Additionally, for the loan to be given the go-ahead at the contracted buying price, the house will also have to be appraised for the contracted buying price.
8. Mortgage Processing And Underwriting
Upon submission of your complete loan application, the mortgage processing starts. As the buyer, this is, for the most part, a waiting period.
However, if you would like to know what transpires in the background, continue reading:
First off, the Loan Processor makes your file for countersigning
During this period, all essential credit reports are well-organized, along with tax transcripts and your title search.
The info provided in the application, like payment histories and bank deposits, are authenticated.
Make sure to do a quick response to any demands made during this time to ensure countersigning proceeds as quickly and smoothly as possible.
Any credit problems like collections, late payments, and/or judgements, will need a written explanation.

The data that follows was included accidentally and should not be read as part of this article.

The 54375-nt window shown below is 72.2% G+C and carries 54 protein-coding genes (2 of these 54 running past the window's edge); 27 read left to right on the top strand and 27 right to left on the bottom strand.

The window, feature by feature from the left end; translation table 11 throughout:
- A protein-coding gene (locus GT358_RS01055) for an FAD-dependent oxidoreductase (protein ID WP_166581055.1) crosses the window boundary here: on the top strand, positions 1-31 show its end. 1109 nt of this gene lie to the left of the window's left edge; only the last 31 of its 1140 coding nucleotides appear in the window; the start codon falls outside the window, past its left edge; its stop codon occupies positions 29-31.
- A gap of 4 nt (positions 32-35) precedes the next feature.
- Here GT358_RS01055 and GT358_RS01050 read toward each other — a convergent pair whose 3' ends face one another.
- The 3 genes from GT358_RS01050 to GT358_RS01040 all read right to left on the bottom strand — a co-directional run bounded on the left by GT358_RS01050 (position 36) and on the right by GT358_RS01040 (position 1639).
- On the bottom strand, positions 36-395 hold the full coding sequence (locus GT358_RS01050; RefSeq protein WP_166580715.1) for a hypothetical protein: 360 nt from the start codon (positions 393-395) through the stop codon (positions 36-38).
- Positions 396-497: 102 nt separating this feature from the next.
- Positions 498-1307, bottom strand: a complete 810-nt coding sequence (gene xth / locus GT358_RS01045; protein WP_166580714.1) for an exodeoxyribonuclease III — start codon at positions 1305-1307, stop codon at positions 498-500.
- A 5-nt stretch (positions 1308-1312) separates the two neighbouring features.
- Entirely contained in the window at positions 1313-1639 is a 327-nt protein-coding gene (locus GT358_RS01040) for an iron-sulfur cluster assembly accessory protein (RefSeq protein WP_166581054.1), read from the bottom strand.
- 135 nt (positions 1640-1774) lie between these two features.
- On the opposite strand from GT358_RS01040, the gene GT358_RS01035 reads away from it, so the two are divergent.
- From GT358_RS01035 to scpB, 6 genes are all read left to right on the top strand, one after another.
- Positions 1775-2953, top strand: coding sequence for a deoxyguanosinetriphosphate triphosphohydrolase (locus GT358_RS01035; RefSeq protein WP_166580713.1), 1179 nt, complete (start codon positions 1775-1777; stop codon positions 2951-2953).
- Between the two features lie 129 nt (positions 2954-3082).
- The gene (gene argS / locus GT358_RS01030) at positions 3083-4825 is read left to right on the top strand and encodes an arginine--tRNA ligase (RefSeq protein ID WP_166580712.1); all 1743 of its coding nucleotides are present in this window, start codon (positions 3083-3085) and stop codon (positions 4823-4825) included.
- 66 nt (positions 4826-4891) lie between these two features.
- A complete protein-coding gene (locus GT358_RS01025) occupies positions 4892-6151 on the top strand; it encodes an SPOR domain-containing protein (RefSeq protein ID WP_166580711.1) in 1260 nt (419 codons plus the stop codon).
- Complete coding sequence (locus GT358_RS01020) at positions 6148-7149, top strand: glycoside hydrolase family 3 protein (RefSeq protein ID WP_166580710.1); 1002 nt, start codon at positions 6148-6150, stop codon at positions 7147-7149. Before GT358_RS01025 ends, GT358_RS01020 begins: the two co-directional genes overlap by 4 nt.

When the processor has compiled a complete package with all documentation and verifications, the file is forwarded to the underwriter.
In this period, the underwriter will check in info in detail. It’s their job to get to the ‘nitty-gritty’ of the information provided as they search for missing items and possible red flags.
They’ll mainly concentrate of the 3C’s of mortgage underwriting:
Capacity: Will your existing debt load and income enable you to make monthly payments?
Credit: Are you time-conscious paying your debts?
Collateral: Is the property valuation sufficient collateral for the mortgage loan you’re requesting? (To put it differently: Is the home value and purchase price the same?)